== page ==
he’s nine today

Our Bug is nine today.  But, don’t tell him I called him that publicly.  Apparently, he’s not a fan of his nickname anymore (cue tears).  I haven’t really heeded his preference, though, but thankfully, I seem to get a pass.  Everyone else gets a scowl.

He’s definitely moving out of little boy territory.  This tough  kid who has always been a little on the huskier side and snuggly and sweet, is now tall and lanky, and not as interested in sitting close, and not so quick to tell me I’m beautiful…among other things.

This has been a rough year for this sensitive son of mine, and it shows – tears come to my eyes just thinking about it – and I think his defense is to internalize and push away and just not notice much of the good around him.  I wish I could say that I’ve figured out how to make everything better for him, but I haven’t.  It’s a process, I guess.

In the meantime, he is still our goofball, who tries so hard to make jokes out of everything.  He is our athlete – the only one of our kids who comes close to beating me in a sprint (okay, I know that beating me doesn’t necessarily make him an “athlete”, but you know, comparatively).  He’s great at math and great with tools.  He’s still observant and still tenderhearted.  He can make waffles and scrambled eggs like a pro, and will eat whatever he’s given without hesitation, even though he would “rather not eat” most foods.

So, we’re here at his ninth birthday and I’m thankful it’s only nine and not nineteen.  I’m thankful for a another nine years (at least) of opportunity to remind him of how precious he is, of how capable he is, of how God sees him, and of how he should see himself.  I’m thankful that there’s refining happening in him even now and that we get to help him through these things, and to teach him to run to God for help, and to give him big bear hugs even when he pretends to not want them.  I’m just so, so thankful for Nathanael today.  I treasure this boy, and the privilege it is to be his mom.

our end of summer

We started school today.

I know it’s a little early, but we’re taking a week off in September and I didn’t want to start on Nathanael’s birthday (one week from today).  Plus, I’m tired of the endless quandaries of what can I do???.  And I want to feel like summer might actually be wrapping up.  And I want my hopes of finishing up the school year by the end of May to have a possibility of not being in vain.  So we started today, bumps and roadblocks and bad attitudes, and all.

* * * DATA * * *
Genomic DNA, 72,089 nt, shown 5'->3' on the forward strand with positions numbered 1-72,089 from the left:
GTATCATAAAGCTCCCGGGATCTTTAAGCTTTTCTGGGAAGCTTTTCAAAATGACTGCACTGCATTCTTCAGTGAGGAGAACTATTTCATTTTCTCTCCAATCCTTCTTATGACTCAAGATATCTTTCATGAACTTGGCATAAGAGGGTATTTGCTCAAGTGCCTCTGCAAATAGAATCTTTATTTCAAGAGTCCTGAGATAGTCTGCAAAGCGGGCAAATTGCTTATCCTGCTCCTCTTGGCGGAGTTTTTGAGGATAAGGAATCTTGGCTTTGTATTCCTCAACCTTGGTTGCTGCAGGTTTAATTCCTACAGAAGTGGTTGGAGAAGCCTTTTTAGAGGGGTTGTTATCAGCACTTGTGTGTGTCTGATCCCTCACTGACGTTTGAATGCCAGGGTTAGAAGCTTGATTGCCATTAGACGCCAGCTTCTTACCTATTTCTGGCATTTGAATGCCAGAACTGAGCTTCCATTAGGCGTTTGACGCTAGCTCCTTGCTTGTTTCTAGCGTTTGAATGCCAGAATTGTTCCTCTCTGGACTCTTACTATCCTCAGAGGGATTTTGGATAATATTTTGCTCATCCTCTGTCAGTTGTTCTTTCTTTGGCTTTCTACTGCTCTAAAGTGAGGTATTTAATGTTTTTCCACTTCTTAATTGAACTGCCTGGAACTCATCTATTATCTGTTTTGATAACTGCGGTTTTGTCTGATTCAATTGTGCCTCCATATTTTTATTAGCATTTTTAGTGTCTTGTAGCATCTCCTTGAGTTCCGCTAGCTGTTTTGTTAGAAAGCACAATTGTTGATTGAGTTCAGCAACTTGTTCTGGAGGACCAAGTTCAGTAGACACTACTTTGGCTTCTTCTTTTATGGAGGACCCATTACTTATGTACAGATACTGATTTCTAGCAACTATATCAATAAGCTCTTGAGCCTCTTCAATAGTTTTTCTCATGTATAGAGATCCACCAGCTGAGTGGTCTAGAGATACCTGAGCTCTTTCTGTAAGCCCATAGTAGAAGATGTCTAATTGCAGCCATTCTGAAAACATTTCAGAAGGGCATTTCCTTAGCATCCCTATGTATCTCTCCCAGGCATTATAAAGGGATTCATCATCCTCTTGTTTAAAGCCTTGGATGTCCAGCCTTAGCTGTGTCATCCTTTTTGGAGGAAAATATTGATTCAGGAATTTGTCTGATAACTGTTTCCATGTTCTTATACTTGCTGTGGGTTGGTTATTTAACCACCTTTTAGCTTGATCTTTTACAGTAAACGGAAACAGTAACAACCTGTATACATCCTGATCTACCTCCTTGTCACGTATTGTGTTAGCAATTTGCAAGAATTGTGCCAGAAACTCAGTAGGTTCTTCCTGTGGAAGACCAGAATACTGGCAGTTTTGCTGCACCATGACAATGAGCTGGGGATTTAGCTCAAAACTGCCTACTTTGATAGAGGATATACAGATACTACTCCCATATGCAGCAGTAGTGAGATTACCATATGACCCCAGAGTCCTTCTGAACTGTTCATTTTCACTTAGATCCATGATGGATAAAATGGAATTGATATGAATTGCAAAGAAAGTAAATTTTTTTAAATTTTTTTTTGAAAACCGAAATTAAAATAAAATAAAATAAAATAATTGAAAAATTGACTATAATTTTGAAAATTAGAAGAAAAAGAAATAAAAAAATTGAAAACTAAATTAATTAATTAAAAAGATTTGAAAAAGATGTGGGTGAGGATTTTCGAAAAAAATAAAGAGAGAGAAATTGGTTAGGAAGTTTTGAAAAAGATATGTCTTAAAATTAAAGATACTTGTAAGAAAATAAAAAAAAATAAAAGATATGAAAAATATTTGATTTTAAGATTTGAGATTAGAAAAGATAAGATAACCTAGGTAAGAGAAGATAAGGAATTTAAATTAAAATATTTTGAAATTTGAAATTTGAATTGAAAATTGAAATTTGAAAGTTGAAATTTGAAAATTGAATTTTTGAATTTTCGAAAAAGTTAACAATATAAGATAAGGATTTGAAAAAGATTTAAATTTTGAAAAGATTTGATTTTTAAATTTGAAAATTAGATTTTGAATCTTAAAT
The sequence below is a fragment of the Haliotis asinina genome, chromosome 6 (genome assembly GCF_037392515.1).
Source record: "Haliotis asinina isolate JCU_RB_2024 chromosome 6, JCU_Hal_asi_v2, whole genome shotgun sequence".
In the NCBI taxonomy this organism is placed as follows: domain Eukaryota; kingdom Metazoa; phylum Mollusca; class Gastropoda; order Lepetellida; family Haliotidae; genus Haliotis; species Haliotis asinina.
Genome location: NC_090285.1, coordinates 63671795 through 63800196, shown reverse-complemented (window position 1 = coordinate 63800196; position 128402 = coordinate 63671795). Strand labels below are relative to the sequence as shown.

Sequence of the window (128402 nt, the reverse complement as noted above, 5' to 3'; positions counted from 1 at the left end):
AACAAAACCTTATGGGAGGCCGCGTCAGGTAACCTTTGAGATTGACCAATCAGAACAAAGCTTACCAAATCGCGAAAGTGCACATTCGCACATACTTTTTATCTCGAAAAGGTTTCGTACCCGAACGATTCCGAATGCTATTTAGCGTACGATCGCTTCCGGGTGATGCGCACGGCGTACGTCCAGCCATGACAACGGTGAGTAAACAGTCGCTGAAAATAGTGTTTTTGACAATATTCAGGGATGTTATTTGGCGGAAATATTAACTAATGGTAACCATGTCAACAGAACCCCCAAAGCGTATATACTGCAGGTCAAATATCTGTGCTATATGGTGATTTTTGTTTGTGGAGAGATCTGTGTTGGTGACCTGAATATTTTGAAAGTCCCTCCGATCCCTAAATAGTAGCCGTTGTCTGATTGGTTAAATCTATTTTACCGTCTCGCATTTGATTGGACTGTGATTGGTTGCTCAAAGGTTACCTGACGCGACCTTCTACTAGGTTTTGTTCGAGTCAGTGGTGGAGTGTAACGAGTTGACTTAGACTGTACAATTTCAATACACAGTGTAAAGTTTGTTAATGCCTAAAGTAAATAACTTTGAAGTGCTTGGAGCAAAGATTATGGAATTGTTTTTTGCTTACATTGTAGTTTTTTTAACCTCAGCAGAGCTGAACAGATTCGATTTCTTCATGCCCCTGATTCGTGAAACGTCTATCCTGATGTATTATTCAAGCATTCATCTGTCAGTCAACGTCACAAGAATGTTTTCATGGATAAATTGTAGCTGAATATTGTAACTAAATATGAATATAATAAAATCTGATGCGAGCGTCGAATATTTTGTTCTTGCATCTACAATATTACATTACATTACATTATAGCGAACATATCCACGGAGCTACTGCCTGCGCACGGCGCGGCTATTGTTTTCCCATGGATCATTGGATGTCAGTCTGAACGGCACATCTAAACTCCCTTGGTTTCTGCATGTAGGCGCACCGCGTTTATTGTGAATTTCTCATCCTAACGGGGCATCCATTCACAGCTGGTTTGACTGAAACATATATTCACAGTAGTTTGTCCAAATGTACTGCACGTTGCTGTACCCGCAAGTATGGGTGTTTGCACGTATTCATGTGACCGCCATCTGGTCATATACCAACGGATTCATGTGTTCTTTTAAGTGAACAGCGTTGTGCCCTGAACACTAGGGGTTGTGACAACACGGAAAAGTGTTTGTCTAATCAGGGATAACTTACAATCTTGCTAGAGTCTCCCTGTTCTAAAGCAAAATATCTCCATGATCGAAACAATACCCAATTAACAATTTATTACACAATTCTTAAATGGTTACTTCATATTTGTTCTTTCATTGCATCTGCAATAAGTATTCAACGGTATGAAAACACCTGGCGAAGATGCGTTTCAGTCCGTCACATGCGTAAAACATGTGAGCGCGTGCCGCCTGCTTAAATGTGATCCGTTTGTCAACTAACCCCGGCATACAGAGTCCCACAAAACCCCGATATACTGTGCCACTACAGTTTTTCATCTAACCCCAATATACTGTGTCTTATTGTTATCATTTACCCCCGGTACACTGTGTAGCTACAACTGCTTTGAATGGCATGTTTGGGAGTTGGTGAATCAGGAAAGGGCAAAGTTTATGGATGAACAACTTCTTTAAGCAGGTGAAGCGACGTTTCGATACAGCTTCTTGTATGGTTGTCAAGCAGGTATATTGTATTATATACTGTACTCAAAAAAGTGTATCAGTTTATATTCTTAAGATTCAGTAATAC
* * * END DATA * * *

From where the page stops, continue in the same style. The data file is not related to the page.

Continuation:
I want to make excuses for why this summer hasn’t been “productive” by most people’s standards.  I cringe at the list of projects that never got touched.  I feel a bit hopeless that some of them will ever get done.  But what I’ve been realizing these past couple months is that I don’t have to live up to someone else’s standard – and that the standard we have set for ourselves and our families doesn’t give project completion high priority.

So, our house projects are mostly untouched…except for Tim making a large dent in framing and drywalling an area in the attic for kids to have as a rec-room.  Instead, we decided to get pigs, because our twelve-year old wanted to buy one and raise it for meat.  So while Caedmon researched and made phone calls about piglet prices and breeds, feed costs and pasture needs, Tim researched and planned how to keep 2 pigs on our property a few miles down the road that had a well, but little else.  So shed-building and fence-building and solar panel-installing and electricity converting and feed-hopper building all took precedence for weeks – so that we could help Caedmon pursue this small dream of his, which we chose to prioritize over house projects.

And there were other things.  A gymnastics camp for Bethany, and VBS.  A visit from my sister and her family, and a visit from my parents and another sister.  A trip to an amusement park and a night at the drive-in.  Swimming lessons and weed-pulling and ice-cream eating (which can consume quite a lot of time when the summer is as hot as this one’s been).  DIY car repairs and a ton of curriculum researching.

I know it doesn’t necessarily sound like much, but in truth, I’m not cut out for hyper-productivity.  Most times, it comes with a cost that is just too high.  So this summer has also been moments of purposing to pull my littlest girl close with a stack of books.  It has been kneeling on the floor doing puzzles with my Ava Grace.  It has been saying yes to making funnel cakes and running around in the rain (what little we’ve had).  It has been trying harder to inspect chores.  It has just been trying desperately to not let the little things fall to the wayside.

And here we are.  Not where I’d thought we would be at the start of the new school year, but that’s okay.


learning slowly

Some days, I still feel the tightness in my throat, the weight in my heart, and the tears that threaten to spill over into an otherwise ordinary day.